Where is the cutoff line between heaven and hell?

Bob isn’t really a good person. But he hasn’t committed any serious crimes either. At some points in his life, he has tried to turn a new leaf, but has always lapsed back to his old ways.

Joe is generally a good person. He helps his community, gives to charity. He will give to a homeless person and go out of his way to help an old lady cross the street. He has been unfaithful to his wife for years now. She doesn’t suspect.

Bob and Joe die in a tragic car accident. They are judged by god and one is let into heaven, with eternal bliss, while the other is sent to hell to burn for all time.

In the grand scale of things, these two men were very close to the cutoff line. A little will power might have saved one, but an extra slip up might have damned the other.


In our family, in our society, we thrive to find the right punishment for each bad act. How can we accept an all or nothing view of heaven and hell?

Our whole judicial system is based on punishment proportional to the crime. If you speed on the freeway, you get a fine. If you steal for the first time, you could get a suspended sentence. If you premeditate murder, you can spend your life in prison. Even the most horrific crime won’t get you tortured. A lot of thought goes into defining the punishment that fits the crime. We are shocked when a killer gets of with a slap on the wrist, but even more so when the punishment is too severe.


On the other end of the spectrum, maybe surprisingly, good deeds are often their own reward. We might be threatened with punishment to avoid bad actions, but we are not paid for good deeds. It takes the good out it if we get paid.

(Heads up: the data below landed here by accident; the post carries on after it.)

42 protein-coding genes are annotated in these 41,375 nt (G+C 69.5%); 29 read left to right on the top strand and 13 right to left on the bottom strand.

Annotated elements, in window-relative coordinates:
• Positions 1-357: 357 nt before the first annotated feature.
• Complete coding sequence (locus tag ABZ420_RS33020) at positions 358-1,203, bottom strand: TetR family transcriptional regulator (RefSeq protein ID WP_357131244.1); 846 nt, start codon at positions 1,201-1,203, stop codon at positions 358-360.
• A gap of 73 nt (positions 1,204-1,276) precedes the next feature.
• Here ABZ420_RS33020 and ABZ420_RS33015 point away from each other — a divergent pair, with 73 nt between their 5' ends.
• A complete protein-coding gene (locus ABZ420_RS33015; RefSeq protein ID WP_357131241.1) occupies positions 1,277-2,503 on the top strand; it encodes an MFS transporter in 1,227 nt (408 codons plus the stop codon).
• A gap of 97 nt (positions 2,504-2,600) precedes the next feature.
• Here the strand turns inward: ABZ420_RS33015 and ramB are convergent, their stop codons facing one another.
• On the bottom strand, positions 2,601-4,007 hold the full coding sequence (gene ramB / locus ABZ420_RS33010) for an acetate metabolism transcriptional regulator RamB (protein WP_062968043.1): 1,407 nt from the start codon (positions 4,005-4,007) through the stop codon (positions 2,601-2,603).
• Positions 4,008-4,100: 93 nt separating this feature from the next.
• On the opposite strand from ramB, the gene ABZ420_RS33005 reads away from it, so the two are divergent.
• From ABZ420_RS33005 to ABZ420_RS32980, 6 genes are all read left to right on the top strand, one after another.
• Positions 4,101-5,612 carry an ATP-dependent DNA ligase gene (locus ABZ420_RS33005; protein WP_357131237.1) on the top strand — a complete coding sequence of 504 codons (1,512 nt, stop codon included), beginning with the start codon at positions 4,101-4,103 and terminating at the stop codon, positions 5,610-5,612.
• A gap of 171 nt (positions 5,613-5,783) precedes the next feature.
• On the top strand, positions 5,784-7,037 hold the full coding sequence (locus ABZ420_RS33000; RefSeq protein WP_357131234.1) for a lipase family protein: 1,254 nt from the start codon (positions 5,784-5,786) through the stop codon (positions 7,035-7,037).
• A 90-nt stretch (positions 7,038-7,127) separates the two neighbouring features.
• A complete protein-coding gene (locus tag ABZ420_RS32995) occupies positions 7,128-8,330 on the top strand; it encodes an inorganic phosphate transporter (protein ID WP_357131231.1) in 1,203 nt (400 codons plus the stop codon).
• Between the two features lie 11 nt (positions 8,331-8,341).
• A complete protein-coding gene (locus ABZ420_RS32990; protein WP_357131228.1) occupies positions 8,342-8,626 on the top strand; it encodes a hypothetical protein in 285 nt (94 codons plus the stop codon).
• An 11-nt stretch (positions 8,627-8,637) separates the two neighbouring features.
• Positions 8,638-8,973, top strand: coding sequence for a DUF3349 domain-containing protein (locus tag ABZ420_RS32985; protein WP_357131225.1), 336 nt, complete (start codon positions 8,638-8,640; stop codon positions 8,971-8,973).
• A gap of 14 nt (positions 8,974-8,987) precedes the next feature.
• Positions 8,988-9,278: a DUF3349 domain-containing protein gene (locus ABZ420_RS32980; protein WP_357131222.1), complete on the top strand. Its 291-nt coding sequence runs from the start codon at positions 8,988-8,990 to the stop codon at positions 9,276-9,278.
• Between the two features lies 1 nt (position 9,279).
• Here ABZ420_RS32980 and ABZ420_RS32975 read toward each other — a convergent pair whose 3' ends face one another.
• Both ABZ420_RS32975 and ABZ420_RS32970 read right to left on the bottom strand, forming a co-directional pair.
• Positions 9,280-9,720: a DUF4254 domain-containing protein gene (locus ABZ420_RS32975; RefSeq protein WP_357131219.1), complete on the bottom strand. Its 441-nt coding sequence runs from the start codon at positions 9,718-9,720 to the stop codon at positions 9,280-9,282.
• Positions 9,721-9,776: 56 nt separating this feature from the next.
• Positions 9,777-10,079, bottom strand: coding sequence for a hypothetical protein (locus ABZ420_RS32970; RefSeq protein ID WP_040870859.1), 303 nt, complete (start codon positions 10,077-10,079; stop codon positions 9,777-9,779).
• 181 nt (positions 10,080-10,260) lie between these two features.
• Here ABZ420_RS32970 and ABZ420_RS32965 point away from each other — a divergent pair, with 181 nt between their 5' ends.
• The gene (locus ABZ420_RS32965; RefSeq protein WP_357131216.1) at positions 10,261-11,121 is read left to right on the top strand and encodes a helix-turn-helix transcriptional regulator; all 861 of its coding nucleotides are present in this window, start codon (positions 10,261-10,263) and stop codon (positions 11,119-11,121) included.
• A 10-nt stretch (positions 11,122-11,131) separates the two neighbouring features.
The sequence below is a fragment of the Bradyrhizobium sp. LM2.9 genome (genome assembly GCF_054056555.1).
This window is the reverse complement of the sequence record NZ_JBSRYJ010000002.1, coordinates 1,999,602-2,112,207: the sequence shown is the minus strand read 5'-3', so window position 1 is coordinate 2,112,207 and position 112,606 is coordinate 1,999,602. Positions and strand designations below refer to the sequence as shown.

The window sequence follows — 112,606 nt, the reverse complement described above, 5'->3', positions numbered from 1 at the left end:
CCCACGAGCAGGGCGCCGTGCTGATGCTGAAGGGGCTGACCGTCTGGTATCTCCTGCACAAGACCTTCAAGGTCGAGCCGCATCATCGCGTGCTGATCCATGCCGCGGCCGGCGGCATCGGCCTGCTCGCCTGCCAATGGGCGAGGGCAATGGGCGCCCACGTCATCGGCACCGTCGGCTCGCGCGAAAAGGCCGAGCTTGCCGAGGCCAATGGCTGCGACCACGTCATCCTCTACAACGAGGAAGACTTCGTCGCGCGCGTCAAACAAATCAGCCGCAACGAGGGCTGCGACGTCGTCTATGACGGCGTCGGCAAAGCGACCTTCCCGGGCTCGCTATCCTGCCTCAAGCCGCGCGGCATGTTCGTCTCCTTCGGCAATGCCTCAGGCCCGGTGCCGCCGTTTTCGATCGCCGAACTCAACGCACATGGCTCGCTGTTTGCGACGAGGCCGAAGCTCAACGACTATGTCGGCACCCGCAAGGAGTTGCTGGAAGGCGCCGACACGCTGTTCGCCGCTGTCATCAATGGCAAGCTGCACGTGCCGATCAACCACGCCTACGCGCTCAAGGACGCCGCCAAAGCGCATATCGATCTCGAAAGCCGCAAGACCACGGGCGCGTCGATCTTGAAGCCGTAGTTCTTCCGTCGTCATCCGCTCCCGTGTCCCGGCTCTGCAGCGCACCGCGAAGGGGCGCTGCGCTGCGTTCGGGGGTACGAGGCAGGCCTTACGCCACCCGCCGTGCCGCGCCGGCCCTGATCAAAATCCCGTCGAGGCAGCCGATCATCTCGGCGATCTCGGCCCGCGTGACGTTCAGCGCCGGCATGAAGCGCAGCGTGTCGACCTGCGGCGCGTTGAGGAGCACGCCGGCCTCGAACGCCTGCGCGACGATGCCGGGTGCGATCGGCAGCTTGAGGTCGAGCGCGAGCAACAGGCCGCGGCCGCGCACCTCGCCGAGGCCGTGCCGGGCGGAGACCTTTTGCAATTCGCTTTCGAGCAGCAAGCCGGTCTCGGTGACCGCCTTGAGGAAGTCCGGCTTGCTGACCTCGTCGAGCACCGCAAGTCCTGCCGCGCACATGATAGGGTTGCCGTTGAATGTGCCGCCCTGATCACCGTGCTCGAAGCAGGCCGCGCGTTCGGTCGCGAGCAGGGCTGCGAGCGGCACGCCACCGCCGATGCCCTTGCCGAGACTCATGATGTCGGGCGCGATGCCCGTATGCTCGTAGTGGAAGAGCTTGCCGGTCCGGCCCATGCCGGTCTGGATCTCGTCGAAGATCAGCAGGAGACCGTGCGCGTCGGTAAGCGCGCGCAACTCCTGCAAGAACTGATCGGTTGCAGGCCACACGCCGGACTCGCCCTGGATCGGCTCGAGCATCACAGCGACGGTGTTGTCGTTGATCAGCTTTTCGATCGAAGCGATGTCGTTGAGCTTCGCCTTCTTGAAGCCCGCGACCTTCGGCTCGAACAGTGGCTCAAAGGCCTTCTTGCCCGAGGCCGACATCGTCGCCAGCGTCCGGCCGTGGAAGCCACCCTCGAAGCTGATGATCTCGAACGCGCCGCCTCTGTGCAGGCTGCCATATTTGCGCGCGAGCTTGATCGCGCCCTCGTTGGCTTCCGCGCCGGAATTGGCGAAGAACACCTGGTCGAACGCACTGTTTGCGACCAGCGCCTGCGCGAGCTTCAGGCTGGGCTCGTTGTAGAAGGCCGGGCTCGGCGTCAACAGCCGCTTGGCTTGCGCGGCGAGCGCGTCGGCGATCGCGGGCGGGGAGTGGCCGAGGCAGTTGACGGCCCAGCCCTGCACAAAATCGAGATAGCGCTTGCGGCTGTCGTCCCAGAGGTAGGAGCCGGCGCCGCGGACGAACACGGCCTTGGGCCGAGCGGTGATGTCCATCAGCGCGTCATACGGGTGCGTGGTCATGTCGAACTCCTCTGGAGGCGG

God’s system is much more simple. One slip up and you will be tortured for all eternity. There is no middle ground, either you are perfect and win the jackpot or else your punishment will be infinitely painful and never end.

What would you think of a friend who only did good, only helped others, for a reward? Would you be as proud of him?

Say, when you were a kid, you stole some candy from the corner store. What would you think if your parents beat you every night for a year? A year isn’t very long compared to eternity…

It seems that the goal is to not do evil, more than to do good. The ten commandments do not include « be nice ». If you live a good life, dedicated to helping others, but slip up and steal, will you go to hell?

With such a binary system, there must be some cutoff line. More good than bad, heaven, more bad than good, hell. Or any bad, hell. Whatever the line, there will be people who are pretty close. Two people who have been equally good all their life. One goes to heaven. The other slips up, once, and burns in hell for all eternity.

How do you rationalize heaven and hell?


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